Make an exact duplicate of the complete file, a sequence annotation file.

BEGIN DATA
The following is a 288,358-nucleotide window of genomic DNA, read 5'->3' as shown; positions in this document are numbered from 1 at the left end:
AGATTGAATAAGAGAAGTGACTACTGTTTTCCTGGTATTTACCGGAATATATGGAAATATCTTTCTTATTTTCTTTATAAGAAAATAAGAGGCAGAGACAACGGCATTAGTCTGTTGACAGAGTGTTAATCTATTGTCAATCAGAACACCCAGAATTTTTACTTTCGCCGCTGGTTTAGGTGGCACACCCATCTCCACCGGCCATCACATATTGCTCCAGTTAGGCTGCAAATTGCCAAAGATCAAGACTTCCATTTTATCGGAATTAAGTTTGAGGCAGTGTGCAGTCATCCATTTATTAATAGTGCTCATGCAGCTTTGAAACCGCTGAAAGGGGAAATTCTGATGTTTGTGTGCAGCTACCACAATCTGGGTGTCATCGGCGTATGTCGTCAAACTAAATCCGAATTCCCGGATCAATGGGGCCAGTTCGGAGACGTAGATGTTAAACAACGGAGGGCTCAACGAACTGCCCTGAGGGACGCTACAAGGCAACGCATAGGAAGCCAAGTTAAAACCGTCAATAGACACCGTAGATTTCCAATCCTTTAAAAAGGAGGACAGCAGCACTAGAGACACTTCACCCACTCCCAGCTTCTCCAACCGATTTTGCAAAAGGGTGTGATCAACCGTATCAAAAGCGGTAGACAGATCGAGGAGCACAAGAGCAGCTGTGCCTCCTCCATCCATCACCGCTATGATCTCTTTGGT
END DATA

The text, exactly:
The following is a 288,358-nucleotide window of genomic DNA, read 5'->3' as shown; positions in this document are numbered from 1 at the left end:
AGATTGAATAAGAGAAGTGACTACTGTTTTCCTGGTATTTACCGGAATATATGGAAATATCTTTCTTATTTTCTTTATAAGAAAATAAGAGGCAGAGACAACGGCATTAGTCTGTTGACAGAGTGTTAATCTATTGTCAATCAGAACACCCAGAATTTTTACTTTCGCCGCTGGTTTAGGTGGCACACCCATCTCCACCGGCCATCACATATTGCTCCAGTTAGGCTGCAAATTGCCAAAGATCAAGACTTCCATTTTATCGGAATTAAGTTTGAGGCAGTGTGCAGTCATCCATTTATTAATAGTGCTCATGCAGCTTTGAAACCGCTGAAAGGGGAAATTCTGATGTTTGTGTGCAGCTACCACAATCTGGGTGTCATCGGCGTATGTCGTCAAACTAAATCCGAATTCCCGGATCAATGGGGCCAGTTCGGAGACGTAGATGTTAAACAACGGAGGGCTCAACGAACTGCCCTGAGGGACGCTACAAGGCAACGCATAGGAAGCCAAGTTAAAACCGTCAATAGACACCGTAGATTTCCAATCCTTTAAAAAGGAGGACAGCAGCACTAGAGACACTTCACCCACTCCCAGCTTCTCCAACCGATTTTGCAAAAGGGTGTGATCAACCGTATCAAAAGCGGTAGACAGATCGAGGAGCACAAGAGCAGCTGTGCCTCCTCCATCCATCACCGCTATGATCTCTTTGGT